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Cult Sampler

Sound Module Plugin by Best Service
No Longer Available
Cult Sampler
Cult Sampler by Best Service is a Virtual Instrument Audio Plugin and Soundware (samples or presets that load into other products) for macOS and Windows. It includes, and is therefore "powered by", Kompakt, which functions as a VST Plugin and an Audio Units Plugin.
The OS and Format icons below are for the latest version of Kompakt. The version numbers are for Cult Sampler.
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Cult Sampler is a Native Instruments Kompakt based plugin instrument.

This library includes the sounds of the late 70s to the early 80s. Because the samplers at that time suffered from severe limitations in memory capacity (RAM), excess artistic high level sound programming was a must. Pitching and stretching of sounds was obligatory and 8 bit sounds were mostly the standard. This resulted in sounds with very special character. A character that nowadays is missing in our hyper-clean 24 bit / 96 kHz world of almost unlimited RAM.

The 2000 sounds and multi-samples are perfectly laid out to play on your keyboard. Sounds of early vintage samplers like Orchestron, EMU II, Akai S-612, Ensoniq Mirage, Fairlight, Synclavier, Linn, Mellotron, Master Studio Coll., FZ-1, DSS-1. Each sound and multi-sample was produced on a highly professional level with the original samplers. Also on board are all these classic factory sounds.

The sound library can be loaded into NI's Kontakt.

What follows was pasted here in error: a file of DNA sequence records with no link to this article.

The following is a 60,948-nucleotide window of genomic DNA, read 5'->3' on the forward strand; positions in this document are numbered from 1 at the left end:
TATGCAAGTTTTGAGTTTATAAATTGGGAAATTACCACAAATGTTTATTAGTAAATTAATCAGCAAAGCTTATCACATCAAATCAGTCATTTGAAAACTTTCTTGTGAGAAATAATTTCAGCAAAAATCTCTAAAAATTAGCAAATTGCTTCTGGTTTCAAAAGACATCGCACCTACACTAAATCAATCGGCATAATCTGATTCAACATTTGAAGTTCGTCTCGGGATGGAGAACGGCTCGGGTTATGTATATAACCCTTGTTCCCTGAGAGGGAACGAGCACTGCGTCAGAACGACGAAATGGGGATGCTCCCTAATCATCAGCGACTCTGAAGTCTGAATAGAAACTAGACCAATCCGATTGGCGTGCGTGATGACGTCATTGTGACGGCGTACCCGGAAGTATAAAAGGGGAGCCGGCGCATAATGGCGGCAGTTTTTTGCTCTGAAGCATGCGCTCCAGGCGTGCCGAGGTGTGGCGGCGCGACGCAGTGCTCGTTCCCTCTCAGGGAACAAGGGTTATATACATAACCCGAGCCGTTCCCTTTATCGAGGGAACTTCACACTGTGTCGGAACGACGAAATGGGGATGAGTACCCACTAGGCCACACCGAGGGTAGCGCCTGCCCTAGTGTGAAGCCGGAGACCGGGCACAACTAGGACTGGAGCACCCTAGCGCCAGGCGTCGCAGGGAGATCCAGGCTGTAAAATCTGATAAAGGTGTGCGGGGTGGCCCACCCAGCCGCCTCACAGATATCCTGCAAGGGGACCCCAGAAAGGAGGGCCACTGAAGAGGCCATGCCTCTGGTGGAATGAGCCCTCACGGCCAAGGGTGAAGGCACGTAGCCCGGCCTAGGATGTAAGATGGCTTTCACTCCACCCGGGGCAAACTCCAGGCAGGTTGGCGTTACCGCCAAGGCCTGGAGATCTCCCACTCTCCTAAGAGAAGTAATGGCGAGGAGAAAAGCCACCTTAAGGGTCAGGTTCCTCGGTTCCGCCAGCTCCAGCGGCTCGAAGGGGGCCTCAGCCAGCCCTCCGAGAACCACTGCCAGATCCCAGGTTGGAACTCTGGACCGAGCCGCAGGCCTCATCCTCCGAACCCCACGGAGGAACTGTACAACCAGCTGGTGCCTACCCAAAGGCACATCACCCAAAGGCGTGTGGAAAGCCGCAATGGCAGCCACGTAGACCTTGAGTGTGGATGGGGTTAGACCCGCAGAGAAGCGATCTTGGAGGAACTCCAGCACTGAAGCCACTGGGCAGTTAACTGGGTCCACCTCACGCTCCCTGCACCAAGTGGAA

This library can be used in Kontakt / Kontakt Player 4 or higher by "adding" to Kontakt's Library Tab. You will have the sounds available, but no GUI any more.

Latest User Reviews

Average user rating of 4.00 from 2 reviews
Cult Sampler

Reviewed By jsd [all]
April 22nd, 2004
Version reviewed: 1.0 on Windows

I was hoping to be able to recreate a lot of the tracks from my youth with Cult Sampler, but unfortunately the rather spotty and oftentimes perplexing choice of sounds included makes that difficult or impossible. Despite the fact that the cover art on the box is based on the Fairlight, there are only a meager 20 Fairlight samples included. Other classics like the Synclavier are also poorly represented.

There is a strange emphasis on orchestral samples. Strange because most of these samples are short and low-res (8 or 12 bit). I can't imagine anybody these days is desperately looking for the Akai S1000 stock violin patch! On the other hand, this would have been a great opportunity to bring back some of the more off the wall sounds of the 1980's.

The classic drum machine section is convenient and usable, but most of these sounds have been well covered in the past. I would have liked to hear some of the weirder drum sounds from various sample libraries, but they are not to be found.

Speaking of drum kits, due to the Kompakt player limitations, you cannot route individual drum hits to separate outs. You'll have to spring for the full version of Kontakt 1.5 to do that.

So far I've only touched on the negatives, but it's not all bad news. What you do get is laid out well, and the Kompakt player format means that the sounds load up quickly and work without fuss. You can get right down to making tracks with this instrument. The Native Instruments web based Challenge/Response system is a love it or hate it affair, but it worked quickly and trouble-free for me.